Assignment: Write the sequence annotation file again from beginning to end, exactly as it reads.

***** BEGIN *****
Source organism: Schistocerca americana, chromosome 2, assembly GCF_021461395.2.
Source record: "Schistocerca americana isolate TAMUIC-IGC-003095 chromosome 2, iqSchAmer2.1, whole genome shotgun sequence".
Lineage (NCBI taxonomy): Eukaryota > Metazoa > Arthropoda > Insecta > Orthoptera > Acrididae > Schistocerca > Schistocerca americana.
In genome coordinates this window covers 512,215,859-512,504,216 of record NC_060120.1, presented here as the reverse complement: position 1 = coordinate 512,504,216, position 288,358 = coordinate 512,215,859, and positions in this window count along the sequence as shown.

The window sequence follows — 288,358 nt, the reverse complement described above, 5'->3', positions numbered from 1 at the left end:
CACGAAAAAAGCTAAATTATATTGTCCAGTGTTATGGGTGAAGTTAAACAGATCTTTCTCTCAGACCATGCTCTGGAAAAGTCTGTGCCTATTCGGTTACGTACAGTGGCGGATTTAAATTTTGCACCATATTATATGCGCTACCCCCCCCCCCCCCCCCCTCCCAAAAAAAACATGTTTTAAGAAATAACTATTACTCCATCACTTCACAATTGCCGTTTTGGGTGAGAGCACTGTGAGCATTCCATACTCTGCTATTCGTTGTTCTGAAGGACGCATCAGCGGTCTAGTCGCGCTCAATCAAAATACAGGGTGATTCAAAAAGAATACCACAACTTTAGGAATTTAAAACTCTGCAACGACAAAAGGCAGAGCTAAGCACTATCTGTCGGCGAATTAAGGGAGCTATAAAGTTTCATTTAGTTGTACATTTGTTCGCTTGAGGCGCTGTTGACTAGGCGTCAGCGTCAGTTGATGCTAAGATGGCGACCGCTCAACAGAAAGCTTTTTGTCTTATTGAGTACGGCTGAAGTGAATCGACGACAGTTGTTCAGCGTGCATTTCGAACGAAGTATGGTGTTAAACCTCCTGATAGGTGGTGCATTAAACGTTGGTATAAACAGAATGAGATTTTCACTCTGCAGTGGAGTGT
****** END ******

Source organism: Schistocerca americana, chromosome 2, assembly GCF_021461395.2.
Source record: "Schistocerca americana isolate TAMUIC-IGC-003095 chromosome 2, iqSchAmer2.1, whole genome shotgun sequence".
Lineage (NCBI taxonomy): Eukaryota > Metazoa > Arthropoda > Insecta > Orthoptera > Acrididae > Schistocerca > Schistocerca americana.
In genome coordinates this window covers 512,215,859-512,504,216 of record NC_060120.1, presented here as the reverse complement: position 1 = coordinate 512,504,216, position 288,358 = coordinate 512,215,859, and positions in this window count along the sequence as shown.

The window sequence follows — 288,358 nt, the reverse complement described above, 5'->3', positions numbered from 1 at the left end:
CACGAAAAAAGCTAAATTATATTGTCCAGTGTTATGGGTGAAGTTAAACAGATCTTTCTCTCAGACCATGCTCTGGAAAAGTCTGTGCCTATTCGGTTACGTACAGTGGCGGATTTAAATTTTGCACCATATTATATGCGCTACCCCCCCCCCCCCCCCCCTCCCAAAAAAAACATGTTTTAAGAAATAACTATTACTCCATCACTTCACAATTGCCGTTTTGGGTGAGAGCACTGTGAGCATTCCATACTCTGCTATTCGTTGTTCTGAAGGACGCATCAGCGGTCTAGTCGCGCTCAATCAAAATACAGGGTGATTCAAAAAGAATACCACAACTTTAGGAATTTAAAACTCTGCAACGACAAAAGGCAGAGCTAAGCACTATCTGTCGGCGAATTAAGGGAGCTATAAAGTTTCATTTAGTTGTACATTTGTTCGCTTGAGGCGCTGTTGACTAGGCGTCAGCGTCAGTTGATGCTAAGATGGCGACCGCTCAACAGAAAGCTTTTTGTCTTATTGAGTACGGCTGAAGTGAATCGACGACAGTTGTTCAGCGTGCATTTCGAACGAAGTATGGTGTTAAACCTCCTGATAGGTGGTGCATTAAACGTTGGTATAAACAGAATGAGATTTTCACTCTGCAGTGGAGTGT